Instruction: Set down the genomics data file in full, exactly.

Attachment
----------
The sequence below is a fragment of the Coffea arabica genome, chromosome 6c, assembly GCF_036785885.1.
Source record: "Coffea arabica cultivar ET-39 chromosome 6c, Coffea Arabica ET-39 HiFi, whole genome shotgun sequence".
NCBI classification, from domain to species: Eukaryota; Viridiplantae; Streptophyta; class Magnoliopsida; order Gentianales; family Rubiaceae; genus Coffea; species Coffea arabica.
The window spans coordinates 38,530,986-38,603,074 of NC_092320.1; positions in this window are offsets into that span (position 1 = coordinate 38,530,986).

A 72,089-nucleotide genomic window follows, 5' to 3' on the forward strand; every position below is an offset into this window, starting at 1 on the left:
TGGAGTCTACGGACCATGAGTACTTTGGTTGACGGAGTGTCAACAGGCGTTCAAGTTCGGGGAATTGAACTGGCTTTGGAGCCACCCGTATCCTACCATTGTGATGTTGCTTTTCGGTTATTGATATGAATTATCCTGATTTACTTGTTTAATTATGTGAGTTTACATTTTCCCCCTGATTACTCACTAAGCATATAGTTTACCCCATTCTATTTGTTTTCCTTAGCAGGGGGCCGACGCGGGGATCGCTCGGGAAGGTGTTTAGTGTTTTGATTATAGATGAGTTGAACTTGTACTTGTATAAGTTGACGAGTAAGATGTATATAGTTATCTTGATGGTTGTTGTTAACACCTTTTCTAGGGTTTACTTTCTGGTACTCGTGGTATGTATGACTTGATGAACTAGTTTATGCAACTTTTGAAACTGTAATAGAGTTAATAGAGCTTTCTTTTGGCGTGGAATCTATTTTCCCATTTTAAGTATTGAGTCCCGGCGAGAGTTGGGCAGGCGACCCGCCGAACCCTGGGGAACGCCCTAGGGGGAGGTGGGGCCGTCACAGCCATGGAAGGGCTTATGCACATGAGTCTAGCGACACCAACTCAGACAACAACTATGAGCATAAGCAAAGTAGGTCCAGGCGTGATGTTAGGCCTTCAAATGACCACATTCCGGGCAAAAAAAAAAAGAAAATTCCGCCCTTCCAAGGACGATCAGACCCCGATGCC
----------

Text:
The sequence below is a fragment of the Coffea arabica genome, chromosome 6c, assembly GCF_036785885.1.
Source record: "Coffea arabica cultivar ET-39 chromosome 6c, Coffea Arabica ET-39 HiFi, whole genome shotgun sequence".
NCBI classification, from domain to species: Eukaryota; Viridiplantae; Streptophyta; class Magnoliopsida; order Gentianales; family Rubiaceae; genus Coffea; species Coffea arabica.
The window spans coordinates 38,530,986-38,603,074 of NC_092320.1; positions in this window are offsets into that span (position 1 = coordinate 38,530,986).

A 72,089-nucleotide genomic window follows, 5' to 3' on the forward strand; every position below is an offset into this window, starting at 1 on the left:
TGGAGTCTACGGACCATGAGTACTTTGGTTGACGGAGTGTCAACAGGCGTTCAAGTTCGGGGAATTGAACTGGCTTTGGAGCCACCCGTATCCTACCATTGTGATGTTGCTTTTCGGTTATTGATATGAATTATCCTGATTTACTTGTTTAATTATGTGAGTTTACATTTTCCCCCTGATTACTCACTAAGCATATAGTTTACCCCATTCTATTTGTTTTCCTTAGCAGGGGGCCGACGCGGGGATCGCTCGGGAAGGTGTTTAGTGTTTTGATTATAGATGAGTTGAACTTGTACTTGTATAAGTTGACGAGTAAGATGTATATAGTTATCTTGATGGTTGTTGTTAACACCTTTTCTAGGGTTTACTTTCTGGTACTCGTGGTATGTATGACTTGATGAACTAGTTTATGCAACTTTTGAAACTGTAATAGAGTTAATAGAGCTTTCTTTTGGCGTGGAATCTATTTTCCCATTTTAAGTATTGAGTCCCGGCGAGAGTTGGGCAGGCGACCCGCCGAACCCTGGGGAACGCCCTAGGGGGAGGTGGGGCCGTCACAGCCATGGAAGGGCTTATGCACATGAGTCTAGCGACACCAACTCAGACAACAACTATGAGCATAAGCAAAGTAGGTCCAGGCGTGATGTTAGGCCTTCAAATGACCACATTCCGGGCAAAAAAAAAAAGAAAATTCCGCCCTTCCAAGGACGATCAGACCCCGATGCC